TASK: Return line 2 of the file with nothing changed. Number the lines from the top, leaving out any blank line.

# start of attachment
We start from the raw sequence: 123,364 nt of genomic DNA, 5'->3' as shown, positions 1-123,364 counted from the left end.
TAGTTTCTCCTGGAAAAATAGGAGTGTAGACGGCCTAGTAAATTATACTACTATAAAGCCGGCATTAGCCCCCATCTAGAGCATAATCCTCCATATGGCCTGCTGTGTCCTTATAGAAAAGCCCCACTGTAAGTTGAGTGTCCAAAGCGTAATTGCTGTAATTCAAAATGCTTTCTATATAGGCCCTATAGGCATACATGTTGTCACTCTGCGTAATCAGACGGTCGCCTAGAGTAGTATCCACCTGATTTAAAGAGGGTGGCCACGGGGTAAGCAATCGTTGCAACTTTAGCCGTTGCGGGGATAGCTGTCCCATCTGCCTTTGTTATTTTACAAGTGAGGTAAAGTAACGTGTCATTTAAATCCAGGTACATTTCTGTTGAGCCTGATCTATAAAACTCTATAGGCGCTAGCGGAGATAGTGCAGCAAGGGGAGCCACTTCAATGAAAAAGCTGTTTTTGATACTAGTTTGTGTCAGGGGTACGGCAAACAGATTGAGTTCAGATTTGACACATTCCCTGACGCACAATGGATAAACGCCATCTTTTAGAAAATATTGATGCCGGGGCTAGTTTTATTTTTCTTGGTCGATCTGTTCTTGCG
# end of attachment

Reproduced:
TAGTTTCTCCTGGAAAAATAGGAGTGTAGACGGCCTAGTAAATTATACTACTATAAAGCCGGCATTAGCCCCCATCTAGAGCATAATCCTCCATATGGCCTGCTGTGTCCTTATAGAAAAGCCCCACTGTAAGTTGAGTGTCCAAAGCGTAATTGCTGTAATTCAAAATGCTTTCTATATAGGCCCTATAGGCATACATGTTGTCACTCTGCGTAATCAGACGGTCGCCTAGAGTAGTATCCACCTGATTTAAAGAGGGTGGCCACGGGGTAAGCAATCGTTGCAACTTTAGCCGTTGCGGGGATAGCTGTCCCATCTGCCTTTGTTATTTTACAAGTGAGGTAAAGTAACGTGTCATTTAAATCCAGGTACATTTCTGTTGAGCCTGATCTATAAAACTCTATAGGCGCTAGCGGAGATAGTGCAGCAAGGGGAGCCACTTCAATGAAAAAGCTGTTTTTGATACTAGTTTGTGTCAGGGGTACGGCAAACAGATTGAGTTCAGATTTGACACATTCCCTGACGCACAATGGATAAACGCCATCTTTTAGAAAATATTGATGCCGGGGCTAGTTTTATTTTTCTTGGTCGATCTGTTCTTGCG